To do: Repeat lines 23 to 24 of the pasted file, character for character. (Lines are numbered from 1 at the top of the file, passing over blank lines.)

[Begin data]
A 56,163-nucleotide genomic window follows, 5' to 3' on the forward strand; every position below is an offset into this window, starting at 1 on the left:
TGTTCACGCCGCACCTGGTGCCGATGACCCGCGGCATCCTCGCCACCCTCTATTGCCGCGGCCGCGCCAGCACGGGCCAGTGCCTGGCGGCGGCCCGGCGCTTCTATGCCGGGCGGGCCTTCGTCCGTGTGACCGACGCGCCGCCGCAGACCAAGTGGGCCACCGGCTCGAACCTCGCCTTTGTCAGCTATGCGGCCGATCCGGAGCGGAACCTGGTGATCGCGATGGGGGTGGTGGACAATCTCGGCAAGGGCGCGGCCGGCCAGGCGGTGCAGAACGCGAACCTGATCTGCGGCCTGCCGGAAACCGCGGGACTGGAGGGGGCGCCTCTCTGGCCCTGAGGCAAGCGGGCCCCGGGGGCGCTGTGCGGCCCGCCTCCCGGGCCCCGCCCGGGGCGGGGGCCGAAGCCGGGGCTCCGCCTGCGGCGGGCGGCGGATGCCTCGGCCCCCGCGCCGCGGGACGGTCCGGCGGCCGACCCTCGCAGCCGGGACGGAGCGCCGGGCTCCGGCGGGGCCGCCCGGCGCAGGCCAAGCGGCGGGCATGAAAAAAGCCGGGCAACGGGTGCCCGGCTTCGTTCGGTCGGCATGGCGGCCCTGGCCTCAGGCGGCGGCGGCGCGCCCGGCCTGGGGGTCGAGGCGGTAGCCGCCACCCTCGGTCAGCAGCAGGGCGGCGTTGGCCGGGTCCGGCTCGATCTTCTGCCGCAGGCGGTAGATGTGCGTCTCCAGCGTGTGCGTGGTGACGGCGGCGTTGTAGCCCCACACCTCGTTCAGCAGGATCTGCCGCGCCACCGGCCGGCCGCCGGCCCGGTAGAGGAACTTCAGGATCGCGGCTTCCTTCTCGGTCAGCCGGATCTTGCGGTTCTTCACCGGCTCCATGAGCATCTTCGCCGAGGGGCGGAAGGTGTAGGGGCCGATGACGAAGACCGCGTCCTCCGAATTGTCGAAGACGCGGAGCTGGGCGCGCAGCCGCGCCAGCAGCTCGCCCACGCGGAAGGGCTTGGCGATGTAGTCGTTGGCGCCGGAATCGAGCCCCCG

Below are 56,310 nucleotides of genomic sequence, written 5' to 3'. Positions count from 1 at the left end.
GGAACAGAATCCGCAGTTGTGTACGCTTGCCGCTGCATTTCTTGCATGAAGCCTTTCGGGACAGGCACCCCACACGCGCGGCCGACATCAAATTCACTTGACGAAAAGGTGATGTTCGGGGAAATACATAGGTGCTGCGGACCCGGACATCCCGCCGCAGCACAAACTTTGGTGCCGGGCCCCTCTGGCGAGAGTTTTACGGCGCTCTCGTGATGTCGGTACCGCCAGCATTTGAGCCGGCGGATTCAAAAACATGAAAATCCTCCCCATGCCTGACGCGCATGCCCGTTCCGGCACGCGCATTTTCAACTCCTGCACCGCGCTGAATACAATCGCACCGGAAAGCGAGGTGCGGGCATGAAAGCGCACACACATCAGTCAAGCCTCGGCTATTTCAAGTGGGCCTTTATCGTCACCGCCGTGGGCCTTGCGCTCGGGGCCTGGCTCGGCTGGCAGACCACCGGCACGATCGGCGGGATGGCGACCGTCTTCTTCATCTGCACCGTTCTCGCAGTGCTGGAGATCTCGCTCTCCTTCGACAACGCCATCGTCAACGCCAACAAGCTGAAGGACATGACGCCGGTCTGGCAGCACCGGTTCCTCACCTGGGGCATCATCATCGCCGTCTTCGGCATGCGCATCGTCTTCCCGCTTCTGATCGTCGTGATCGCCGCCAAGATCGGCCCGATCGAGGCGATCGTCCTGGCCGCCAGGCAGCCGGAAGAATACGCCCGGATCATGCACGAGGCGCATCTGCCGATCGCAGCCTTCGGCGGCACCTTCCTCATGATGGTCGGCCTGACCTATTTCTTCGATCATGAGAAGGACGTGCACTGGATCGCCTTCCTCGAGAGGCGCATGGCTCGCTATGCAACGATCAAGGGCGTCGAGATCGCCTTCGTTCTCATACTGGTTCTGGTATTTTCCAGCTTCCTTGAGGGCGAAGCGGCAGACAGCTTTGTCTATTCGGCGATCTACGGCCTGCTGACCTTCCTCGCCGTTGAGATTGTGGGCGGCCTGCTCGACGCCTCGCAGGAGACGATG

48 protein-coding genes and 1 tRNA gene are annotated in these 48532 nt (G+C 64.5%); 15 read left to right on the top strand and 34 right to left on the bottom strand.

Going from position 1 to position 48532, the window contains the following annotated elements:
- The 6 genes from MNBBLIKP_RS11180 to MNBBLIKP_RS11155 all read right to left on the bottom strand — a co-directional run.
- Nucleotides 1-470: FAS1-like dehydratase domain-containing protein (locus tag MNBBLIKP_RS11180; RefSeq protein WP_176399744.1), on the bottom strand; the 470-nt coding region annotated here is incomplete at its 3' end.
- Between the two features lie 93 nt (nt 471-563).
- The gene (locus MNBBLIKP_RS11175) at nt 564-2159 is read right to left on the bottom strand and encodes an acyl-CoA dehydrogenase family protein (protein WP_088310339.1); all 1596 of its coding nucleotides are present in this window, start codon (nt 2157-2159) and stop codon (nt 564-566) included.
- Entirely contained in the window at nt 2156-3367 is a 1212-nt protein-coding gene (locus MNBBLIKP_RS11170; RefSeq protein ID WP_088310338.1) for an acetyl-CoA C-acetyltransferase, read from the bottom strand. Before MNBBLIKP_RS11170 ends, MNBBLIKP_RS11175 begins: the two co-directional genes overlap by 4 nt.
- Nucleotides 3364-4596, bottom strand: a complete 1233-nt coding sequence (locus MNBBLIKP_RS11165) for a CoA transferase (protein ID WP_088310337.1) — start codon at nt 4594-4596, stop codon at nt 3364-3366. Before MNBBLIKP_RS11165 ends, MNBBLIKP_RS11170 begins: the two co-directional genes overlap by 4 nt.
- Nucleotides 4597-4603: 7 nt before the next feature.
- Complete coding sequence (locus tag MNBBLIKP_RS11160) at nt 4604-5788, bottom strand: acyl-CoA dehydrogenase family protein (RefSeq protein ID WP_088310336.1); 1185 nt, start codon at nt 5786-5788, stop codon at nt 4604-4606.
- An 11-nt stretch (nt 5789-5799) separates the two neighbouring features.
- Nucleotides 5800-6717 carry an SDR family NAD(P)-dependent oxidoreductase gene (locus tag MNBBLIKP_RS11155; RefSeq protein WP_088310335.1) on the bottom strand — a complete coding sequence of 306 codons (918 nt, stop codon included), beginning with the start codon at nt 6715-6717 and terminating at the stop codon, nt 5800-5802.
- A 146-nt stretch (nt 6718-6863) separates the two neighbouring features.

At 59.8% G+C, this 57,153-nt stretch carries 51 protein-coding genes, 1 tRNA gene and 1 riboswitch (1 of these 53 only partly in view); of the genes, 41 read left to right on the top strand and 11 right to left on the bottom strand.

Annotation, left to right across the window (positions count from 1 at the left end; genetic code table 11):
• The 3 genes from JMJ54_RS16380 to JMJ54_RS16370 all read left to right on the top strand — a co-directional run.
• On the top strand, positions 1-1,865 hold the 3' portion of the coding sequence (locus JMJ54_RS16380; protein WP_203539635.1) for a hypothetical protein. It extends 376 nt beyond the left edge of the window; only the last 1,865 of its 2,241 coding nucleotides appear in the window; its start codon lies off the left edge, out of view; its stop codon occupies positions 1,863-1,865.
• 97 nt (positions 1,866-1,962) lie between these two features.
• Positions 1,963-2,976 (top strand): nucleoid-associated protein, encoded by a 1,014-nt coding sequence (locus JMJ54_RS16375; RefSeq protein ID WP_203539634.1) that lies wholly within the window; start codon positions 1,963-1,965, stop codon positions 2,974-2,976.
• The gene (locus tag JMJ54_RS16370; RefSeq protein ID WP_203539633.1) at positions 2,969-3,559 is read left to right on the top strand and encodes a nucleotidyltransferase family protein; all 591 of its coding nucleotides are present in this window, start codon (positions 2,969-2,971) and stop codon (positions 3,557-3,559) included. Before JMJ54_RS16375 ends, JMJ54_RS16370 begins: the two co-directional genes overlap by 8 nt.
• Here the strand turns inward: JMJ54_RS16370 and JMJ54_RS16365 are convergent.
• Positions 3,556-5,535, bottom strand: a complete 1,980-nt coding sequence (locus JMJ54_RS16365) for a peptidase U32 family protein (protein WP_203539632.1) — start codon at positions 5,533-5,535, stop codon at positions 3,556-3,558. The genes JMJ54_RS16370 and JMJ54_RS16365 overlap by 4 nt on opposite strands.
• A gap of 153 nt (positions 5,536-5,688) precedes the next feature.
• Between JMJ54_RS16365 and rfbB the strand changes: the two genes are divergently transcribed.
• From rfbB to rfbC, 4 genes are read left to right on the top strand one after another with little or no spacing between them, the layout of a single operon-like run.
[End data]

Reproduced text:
• Positions 1,963-2,976 (top strand): nucleoid-associated protein, encoded by a 1,014-nt coding sequence (locus JMJ54_RS16375; RefSeq protein ID WP_203539634.1) that lies wholly within the window; start codon positions 1,963-1,965, stop codon positions 2,974-2,976.
• The gene (locus tag JMJ54_RS16370; RefSeq protein ID WP_203539633.1) at positions 2,969-3,559 is read left to right on the top strand and encodes a nucleotidyltransferase family protein; all 591 of its coding nucleotides are present in this window, start codon (positions 2,969-2,971) and stop codon (positions 3,557-3,559) included. Before JMJ54_RS16375 ends, JMJ54_RS16370 begins: the two co-directional genes overlap by 8 nt.